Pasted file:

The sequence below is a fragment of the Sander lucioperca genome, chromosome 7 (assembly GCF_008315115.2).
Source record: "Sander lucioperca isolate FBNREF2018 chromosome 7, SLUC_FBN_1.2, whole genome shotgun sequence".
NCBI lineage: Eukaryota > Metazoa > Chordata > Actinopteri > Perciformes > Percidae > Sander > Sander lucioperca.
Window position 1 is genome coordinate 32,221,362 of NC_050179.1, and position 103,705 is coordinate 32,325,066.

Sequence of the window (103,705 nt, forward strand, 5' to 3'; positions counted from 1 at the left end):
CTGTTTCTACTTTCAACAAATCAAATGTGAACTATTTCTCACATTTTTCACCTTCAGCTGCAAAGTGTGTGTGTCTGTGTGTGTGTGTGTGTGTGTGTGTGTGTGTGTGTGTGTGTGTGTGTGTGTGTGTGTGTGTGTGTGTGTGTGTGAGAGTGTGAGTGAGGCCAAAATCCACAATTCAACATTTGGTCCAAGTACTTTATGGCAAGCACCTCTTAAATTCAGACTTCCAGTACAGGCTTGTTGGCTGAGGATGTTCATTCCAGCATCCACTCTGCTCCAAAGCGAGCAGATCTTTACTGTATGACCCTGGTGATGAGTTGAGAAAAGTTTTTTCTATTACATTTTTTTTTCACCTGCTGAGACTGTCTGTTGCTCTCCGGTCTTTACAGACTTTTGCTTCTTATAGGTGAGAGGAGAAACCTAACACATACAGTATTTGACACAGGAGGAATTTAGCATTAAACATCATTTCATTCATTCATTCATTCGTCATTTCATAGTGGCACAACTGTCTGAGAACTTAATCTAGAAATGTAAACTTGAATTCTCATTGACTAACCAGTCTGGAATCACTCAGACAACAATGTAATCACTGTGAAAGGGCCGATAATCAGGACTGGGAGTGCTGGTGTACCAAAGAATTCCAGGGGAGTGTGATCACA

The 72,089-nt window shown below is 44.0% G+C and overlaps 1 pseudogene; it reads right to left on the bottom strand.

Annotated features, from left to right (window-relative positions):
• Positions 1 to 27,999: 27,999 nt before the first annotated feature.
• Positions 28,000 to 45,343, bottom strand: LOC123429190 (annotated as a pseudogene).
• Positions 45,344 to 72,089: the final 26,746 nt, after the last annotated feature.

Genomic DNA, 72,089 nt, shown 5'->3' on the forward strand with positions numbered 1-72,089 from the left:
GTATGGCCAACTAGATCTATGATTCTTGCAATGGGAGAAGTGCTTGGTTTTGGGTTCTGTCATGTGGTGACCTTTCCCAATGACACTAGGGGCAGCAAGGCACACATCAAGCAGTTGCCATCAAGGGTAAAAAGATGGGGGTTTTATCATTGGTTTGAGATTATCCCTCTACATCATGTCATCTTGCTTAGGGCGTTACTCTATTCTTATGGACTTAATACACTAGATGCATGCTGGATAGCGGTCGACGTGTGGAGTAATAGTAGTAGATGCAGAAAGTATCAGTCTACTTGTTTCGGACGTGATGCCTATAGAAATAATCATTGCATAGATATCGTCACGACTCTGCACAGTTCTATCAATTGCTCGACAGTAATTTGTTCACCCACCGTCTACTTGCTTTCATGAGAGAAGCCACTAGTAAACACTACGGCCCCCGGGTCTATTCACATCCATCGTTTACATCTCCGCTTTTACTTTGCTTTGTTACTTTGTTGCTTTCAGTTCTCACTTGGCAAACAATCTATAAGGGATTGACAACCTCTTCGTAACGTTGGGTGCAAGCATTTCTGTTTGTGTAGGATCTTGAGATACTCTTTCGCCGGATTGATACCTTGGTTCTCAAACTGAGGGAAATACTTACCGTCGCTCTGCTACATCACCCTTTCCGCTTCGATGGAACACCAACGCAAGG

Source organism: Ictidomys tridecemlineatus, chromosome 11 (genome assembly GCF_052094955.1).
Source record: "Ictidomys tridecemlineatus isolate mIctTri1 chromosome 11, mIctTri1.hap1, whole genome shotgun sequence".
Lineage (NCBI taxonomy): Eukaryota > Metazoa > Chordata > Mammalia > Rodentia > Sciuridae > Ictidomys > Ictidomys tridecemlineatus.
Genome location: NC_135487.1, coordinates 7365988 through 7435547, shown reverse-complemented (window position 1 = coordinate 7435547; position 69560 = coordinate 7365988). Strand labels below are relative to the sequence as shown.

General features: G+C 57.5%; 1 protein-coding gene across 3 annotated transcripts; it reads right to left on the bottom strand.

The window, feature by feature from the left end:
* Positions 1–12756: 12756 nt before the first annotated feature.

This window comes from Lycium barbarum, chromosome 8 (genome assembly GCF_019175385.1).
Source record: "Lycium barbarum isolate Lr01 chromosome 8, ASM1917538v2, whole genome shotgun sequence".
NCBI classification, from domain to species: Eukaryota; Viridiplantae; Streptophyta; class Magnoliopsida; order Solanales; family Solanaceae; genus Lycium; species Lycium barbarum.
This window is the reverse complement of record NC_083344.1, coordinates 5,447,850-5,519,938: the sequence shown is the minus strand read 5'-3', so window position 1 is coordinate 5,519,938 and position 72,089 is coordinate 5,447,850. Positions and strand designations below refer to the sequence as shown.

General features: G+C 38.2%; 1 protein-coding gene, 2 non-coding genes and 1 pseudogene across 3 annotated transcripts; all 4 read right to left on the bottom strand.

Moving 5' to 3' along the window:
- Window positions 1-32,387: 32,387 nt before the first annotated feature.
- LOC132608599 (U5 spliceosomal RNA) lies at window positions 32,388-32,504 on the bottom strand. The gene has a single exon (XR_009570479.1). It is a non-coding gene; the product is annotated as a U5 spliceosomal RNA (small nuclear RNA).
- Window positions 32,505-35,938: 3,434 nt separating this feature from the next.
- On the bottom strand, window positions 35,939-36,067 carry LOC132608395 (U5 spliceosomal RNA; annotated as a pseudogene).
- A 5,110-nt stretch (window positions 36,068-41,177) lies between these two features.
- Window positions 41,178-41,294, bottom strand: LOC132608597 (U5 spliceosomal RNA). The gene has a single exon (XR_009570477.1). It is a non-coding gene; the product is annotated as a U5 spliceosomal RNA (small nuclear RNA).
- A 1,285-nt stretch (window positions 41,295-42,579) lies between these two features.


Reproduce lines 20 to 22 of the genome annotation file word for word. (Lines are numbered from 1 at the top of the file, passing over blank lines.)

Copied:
* Positions 1–12756: 12756 nt before the first annotated feature.

This window comes from Lycium barbarum, chromosome 8 (genome assembly GCF_019175385.1).
Source record: "Lycium barbarum isolate Lr01 chromosome 8, ASM1917538v2, whole genome shotgun sequence".